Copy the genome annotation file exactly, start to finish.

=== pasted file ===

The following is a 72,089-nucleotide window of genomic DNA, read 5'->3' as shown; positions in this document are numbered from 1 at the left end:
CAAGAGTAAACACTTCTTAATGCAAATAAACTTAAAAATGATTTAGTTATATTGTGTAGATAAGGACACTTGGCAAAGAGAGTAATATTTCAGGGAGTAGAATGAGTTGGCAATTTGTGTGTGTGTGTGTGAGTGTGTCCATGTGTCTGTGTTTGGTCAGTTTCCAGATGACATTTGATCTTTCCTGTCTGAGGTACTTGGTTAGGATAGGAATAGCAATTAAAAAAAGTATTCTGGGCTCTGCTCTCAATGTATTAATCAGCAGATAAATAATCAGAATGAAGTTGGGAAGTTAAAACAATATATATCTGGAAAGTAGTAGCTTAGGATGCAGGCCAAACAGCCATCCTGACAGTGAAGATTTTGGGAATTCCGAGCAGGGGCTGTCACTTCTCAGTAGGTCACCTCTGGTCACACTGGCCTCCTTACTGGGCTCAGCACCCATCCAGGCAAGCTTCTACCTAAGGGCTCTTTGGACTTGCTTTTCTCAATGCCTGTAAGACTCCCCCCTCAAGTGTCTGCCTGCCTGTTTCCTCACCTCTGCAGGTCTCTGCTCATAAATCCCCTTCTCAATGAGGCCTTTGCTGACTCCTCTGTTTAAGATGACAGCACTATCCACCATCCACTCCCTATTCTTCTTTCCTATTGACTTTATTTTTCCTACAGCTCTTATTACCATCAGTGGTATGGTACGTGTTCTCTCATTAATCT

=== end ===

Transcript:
The following is a 72,089-nucleotide window of genomic DNA, read 5'->3' as shown; positions in this document are numbered from 1 at the left end:
CAAGAGTAAACACTTCTTAATGCAAATAAACTTAAAAATGATTTAGTTATATTGTGTAGATAAGGACACTTGGCAAAGAGAGTAATATTTCAGGGAGTAGAATGAGTTGGCAATTTGTGTGTGTGTGTGTGAGTGTGTCCATGTGTCTGTGTTTGGTCAGTTTCCAGATGACATTTGATCTTTCCTGTCTGAGGTACTTGGTTAGGATAGGAATAGCAATTAAAAAAAGTATTCTGGGCTCTGCTCTCAATGTATTAATCAGCAGATAAATAATCAGAATGAAGTTGGGAAGTTAAAACAATATATATCTGGAAAGTAGTAGCTTAGGATGCAGGCCAAACAGCCATCCTGACAGTGAAGATTTTGGGAATTCCGAGCAGGGGCTGTCACTTCTCAGTAGGTCACCTCTGGTCACACTGGCCTCCTTACTGGGCTCAGCACCCATCCAGGCAAGCTTCTACCTAAGGGCTCTTTGGACTTGCTTTTCTCAATGCCTGTAAGACTCCCCCCTCAAGTGTCTGCCTGCCTGTTTCCTCACCTCTGCAGGTCTCTGCTCATAAATCCCCTTCTCAATGAGGCCTTTGCTGACTCCTCTGTTTAAGATGACAGCACTATCCACCATCCACTCCCTATTCTTCTTTCCTATTGACTTTATTTTTCCTACAGCTCTTATTACCATCAGTGGTATGGTACGTGTTCTCTCATTAATCT